Things change so I've revisited what is available to see if there is a better solution.

To save you scrolling to the bottom, my findings are in the next paragraph.
If you are new to the idea of Startpages, come back to the findings after reading the rest of the post.

Findings 2012
There doesn't seem to have been a huge increase in the number of Startpage sites over the last few years.
Netvibes still rides tall although Google have announced that iGoogle will be 'retired' on 1 Nov 2013 because they feel there is less of a need for Startpages now that web and mobile apps have put personalized, real-time information at people's fingertips (iGoogle diehards can use Apps in their Chrome browser however).

Startpage Further Details
A Startpage is a place where you can gather together all the web based sites and tools that you use regularly. Although browser bookmarks can do a similar job there are functions offered by Startpages that make them a better 'one stop shop'. Startpages offer a type of 'virtual desktop'. They have also been called Aggregators (although these are often more focused on News Aggregation), Personal Portals (often more concerned with promoting yourself to the wider world) or Dashboards (usually more to do with visual display of data).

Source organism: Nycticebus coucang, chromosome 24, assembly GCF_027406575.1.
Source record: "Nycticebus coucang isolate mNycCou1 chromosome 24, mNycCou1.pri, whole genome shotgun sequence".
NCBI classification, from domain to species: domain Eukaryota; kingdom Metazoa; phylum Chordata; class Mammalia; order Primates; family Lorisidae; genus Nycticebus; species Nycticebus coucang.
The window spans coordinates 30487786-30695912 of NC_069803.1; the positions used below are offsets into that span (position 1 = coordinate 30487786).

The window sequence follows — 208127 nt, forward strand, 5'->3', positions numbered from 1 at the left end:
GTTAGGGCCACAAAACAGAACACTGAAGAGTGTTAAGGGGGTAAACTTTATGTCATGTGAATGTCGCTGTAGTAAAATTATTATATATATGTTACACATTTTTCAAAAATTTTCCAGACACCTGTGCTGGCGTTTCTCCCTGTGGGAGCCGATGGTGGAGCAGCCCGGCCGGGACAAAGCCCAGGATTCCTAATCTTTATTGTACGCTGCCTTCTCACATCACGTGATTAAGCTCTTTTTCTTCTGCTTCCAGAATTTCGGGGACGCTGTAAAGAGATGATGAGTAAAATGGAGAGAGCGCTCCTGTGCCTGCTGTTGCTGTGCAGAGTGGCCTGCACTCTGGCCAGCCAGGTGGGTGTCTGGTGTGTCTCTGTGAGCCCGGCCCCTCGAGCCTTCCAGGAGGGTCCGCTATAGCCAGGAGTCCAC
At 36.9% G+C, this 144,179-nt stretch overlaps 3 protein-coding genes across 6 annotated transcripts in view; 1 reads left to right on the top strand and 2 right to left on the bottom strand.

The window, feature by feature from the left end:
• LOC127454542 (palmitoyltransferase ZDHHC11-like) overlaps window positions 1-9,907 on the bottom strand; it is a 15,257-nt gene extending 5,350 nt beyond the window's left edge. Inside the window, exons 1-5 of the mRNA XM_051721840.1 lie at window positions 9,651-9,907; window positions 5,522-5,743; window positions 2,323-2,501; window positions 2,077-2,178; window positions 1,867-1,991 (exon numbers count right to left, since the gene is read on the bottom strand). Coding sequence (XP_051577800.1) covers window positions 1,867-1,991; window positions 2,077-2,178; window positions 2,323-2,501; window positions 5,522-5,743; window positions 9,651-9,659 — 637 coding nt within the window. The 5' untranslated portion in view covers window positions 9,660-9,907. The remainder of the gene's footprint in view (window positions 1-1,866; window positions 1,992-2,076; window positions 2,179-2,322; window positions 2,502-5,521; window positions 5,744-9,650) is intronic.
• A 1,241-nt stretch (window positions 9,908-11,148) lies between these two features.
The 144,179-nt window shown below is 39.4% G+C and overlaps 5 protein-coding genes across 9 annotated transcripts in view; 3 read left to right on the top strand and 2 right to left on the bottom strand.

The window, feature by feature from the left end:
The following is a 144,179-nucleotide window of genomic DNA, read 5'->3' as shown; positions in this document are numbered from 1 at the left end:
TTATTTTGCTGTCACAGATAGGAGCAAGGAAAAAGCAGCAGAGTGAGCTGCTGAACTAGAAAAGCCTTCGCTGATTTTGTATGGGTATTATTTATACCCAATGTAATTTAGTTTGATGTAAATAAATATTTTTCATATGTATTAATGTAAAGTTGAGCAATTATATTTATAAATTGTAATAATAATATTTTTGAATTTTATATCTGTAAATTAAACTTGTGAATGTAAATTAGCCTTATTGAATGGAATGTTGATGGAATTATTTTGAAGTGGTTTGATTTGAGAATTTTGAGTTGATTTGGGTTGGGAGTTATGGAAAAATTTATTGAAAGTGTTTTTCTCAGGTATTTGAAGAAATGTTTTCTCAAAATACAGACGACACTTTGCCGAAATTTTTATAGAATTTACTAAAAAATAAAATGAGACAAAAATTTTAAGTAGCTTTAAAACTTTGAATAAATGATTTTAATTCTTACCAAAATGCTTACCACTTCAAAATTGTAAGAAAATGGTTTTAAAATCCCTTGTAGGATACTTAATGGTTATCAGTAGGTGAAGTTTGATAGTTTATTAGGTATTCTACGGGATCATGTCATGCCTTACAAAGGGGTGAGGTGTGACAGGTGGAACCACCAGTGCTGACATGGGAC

A review in 2007 by James Mowery covered the most popular 14 sites:
  • Netvibes - the one to beat - customisation is a major strength.
  • Pageflakes - the main competitor.
  • iGoogle - not as polished as the others although gadgets are being given a big push.
  • MyYahoo - playing catch-up.
  • yourminis* - very cool virtual desktop type but flash based.
  • WebWag - clean interface but lacking customisation.
  • Schmedley - has potential but some quirks and bugs.
  • Eskobo - very fast but few features.
  • Windows Live - not as good as its main competitors (Google, Yahoo).
  • Favoor - disappointing - bugs.
  • Gritwire - more of an RSS reader.
  • Inbox - an extremely simplified iGoogle.
  • Protopage - virtual desktop - good but yourminis is much better.
  • It'sAStart - not a serious competitor yet.
A comparison of the major functional features you would expect from a Startpage is shown below:

A comparison site ( provides further information about Startpages and the following rankings (date unknown):

"Ultimately, there’s no “best” Startpage. Netvibes and Pageflakes are not short on content, and offer amazing customization. iGoogle and My Yahoo are great options if you already use those services. Schmedley and yourminis* approach the market uniquely, and some people swear by them."